Up For a Challenge? Let These Long Day Hikes Test Your Spirit

What’s bet­ter than chal­leng­ing, long day hikes? A great aspect of play­ing out­doors is the unlim­it­ed num­ber of ways to test your spir­it. To go the dis­tance. Sure, smelling the wild­flow­ers is nice, but so is crush­ing miles. Push your­self to new lim­its and rev­el in the new per­son you become.

For some inspi­ra­tional ideas on what big-dis­tance trails to nab, why not peruse the list below. Take note, how­ev­er, all these trails lead direct­ly into wilder­ness sit­u­a­tions where prop­er train­ing and skills are need­ed. Plan accord­ing­ly, and per­haps buy a mouth-guard so you can real­ly grit your teeth as you tack­le the end­less switchbacks.

Day Hiker, South Rim Trail, Grand Canyon, Arizona

Rim to Rim Hike, Grand Canyon Nation­al Park, Arizona
An absolute Amer­i­can clas­sic, the jour­ney from the South Rim to the North Rim (or vice ver­sa) has chal­lenged hik­ers from across the world. It takes rough­ly 24 miles to descend and climb out. Being the nation’s most scenic hole, it’s filled with tech­ni­cal ter­rain, exposed ele­ments and plen­ty of ups and downs.

The best sea­sons to go for it are the shoul­der sea­sons between the blis­ter­ing heat of sum­mer and the North Rim clo­sures of win­ter. Going point-to-point, hik­ers will need to fig­ure out trans­porta­tion options before their trek. Dou­bling down is also an option, mak­ing for a 48-mile, rim-to-rim-to-rim hike and no need for a shuttle.

Cac­tus to Clouds Trail, Palm Springs to San Jac­in­to, California
This trail is well known by avid hik­ers and Search and Res­cue teams alike. The Cac­tus to Clouds Trail of South­ern Cal­i­for­nia has a record for being dan­ger­ous. Begin­ning at the Palm Springs Art Muse­um, this trail climbs from the desert floor to the sum­mit of the 10,834-foot San Jacinto.

Hik­ers ascend at least 8,000 feet in the first 12 miles, cross­ing through a high­ly exposed and com­plete­ly arid desert along the way. A pre-dawn start is one of the key ele­ments of com­plet­ing the hike safe­ly, as is pack­ing enough water. After bag­ging San Jac­in­to, hik­ers can either reverse their tracks, hike to Idyll­wild, or hike five miles to catch an aer­i­al tram ride back down the mountain.

Day hike trail, Alpine Lakes Wilderness, Washington

The Enchant­ments, Alpine Lakes Wilder­ness, Washington
For those for­tu­nate enough to obtain the hard-to-get overnight per­mits for the Enchant­ments, good for you. For every­one else, to explore this moun­tain-carved area, it’s a free, self-issued per­mit, and a stren­u­ous 19-mile hike to see it all.

Head­ing either direc­tion on this point-to-point route involves a lot of ele­va­tion gain, includ­ing the climb-into-the-sky Aas­gard Pass. You’ll find plen­ty of sore-leg dis­trac­tions along­side herds of moun­tain goats, crag­gy peaks, and a water infused-land­scapes. For lack of bet­ter words, this trail is sim­ply enchanting.

Tim­ber­line Loop, Mt. Hood Nation­al For­est, Oregon
Begin­ning and end­ing at the his­toric Tim­ber­line Lodge, this trail cir­cum­nav­i­gates the base of Mt. Hood with a near­ly 40-mile route. Also known as the Tim­ber­line Nation­al His­tor­i­cal Trail #600, back­pack­ers often tack­le this route over the course of 3–4 days.

Logis­ti­cal­ly speak­ing, con­sid­er­ing the dis­tance and near­ly 9,000 feet of total incline, it’s a tough go in just one day. Blaze past PCT thru-hik­ers, cross the eye-catch­ing Ramona Falls and appre­ci­ate the abun­dance of PNW peaks. Just take your time with the fast-mov­ing riv­er fords found en route.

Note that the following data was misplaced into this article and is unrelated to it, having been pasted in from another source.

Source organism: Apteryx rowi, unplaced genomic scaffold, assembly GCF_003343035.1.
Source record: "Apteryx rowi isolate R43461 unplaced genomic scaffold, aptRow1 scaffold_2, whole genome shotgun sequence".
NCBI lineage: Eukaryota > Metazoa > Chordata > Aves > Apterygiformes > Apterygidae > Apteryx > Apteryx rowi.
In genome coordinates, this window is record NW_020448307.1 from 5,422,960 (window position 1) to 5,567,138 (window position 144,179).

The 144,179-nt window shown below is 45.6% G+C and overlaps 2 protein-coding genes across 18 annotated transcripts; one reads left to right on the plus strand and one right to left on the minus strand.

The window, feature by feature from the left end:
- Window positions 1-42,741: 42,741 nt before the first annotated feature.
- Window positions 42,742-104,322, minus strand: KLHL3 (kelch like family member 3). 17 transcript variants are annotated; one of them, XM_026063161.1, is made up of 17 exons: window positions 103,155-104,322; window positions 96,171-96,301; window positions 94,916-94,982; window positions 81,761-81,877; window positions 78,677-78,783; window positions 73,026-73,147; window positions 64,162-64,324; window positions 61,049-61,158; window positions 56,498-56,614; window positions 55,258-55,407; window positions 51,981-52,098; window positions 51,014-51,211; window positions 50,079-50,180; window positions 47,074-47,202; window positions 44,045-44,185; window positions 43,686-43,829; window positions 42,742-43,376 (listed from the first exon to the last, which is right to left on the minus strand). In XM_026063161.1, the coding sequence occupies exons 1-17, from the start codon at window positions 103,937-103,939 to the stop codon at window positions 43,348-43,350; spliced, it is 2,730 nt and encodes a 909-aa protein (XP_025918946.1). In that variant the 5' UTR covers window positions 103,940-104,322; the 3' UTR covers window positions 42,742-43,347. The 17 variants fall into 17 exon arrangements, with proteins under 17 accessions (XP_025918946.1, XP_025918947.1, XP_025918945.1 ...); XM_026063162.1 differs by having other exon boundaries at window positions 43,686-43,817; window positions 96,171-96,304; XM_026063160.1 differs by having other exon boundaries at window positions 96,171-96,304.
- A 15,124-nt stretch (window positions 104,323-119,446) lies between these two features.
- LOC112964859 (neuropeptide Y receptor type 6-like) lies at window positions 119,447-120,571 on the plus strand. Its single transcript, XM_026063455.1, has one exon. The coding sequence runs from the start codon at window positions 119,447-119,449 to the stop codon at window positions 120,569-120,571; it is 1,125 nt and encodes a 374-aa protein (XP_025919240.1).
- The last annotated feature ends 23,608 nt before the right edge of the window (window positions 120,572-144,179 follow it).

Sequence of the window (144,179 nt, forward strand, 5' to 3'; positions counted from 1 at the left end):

Crow Pass Trail, Chugach State Park, Alaska
As one of the best hikes in the 495,000-acre Chugach State Park, this trail expos­es stun­ning Alas­ka ter­rain at every mile. This point-to-point trail mea­sures in at rough­ly 23.1 miles, with ele­va­tion gain rang­ing from 2,100 to 3,100 feet, mak­ing for a stout day hike guaranteed.

Com­pet­i­tive back­pack­ing per­mits are not an issue when con­sid­er­ing the Crow Pass Trail though. Because the stun­ning scenery is worth stop­ping for fre­quent­ly, a slow­er pace spread out over a few days is a viable option.

day hiking trail, Paintbrush Canyon, Wyoming

Paint­brush Canyon / Cas­cade Canyon Loop, Grand Teton Nation­al Park, Wyoming
To appre­ci­ate a slow­er pace, hike the stun­ning scenery of Grand Teton and the Teton Crest Trail. If you don’t have the time/permit, you can find a healthy slice of the alpine action via the 19-mile Paint­brush and Cas­cade Canyon Loop.

Hit the trail ear­ly to avoid the sum­mer crowds near Jen­ny Lake. You should also uti­lize all the day­light you can for this epic incline of a hike. Paint­brush Divide and Lake Soli­tude serve as wor­thy semi-mid­way points. And the incred­i­ble moun­tain land­scape stands as inspi­ra­tion along the way.

C&O Canal Tow­path, Wash­ing­ton D.C. to Harpers Ferry 
For the last 35 years, the Sier­ra Club has host­ed an epic day hike from Wash­ing­ton D.C. to Harper’s Fer­ry in West Vir­ginia, fol­low­ing along the his­toric Chesa­peake & Ohio Canal Tow­path. This One Day Hike (ODH) has two non-com­pet­i­tive lengths for patrons to fol­low, includ­ing a 100 and 50-kilo­me­ter route.

Along the even­ly grad­ed tow­path, as part of this reg­is­tered event, aid sta­tions and vol­un­teer bike patrols help any hik­er signed up to go the dis­tance. Any­one going for the 100k route (62.14 miles) has a 21-hour time lim­it to com­plete the course, not leav­ing much in the bud­get for naps along the trail.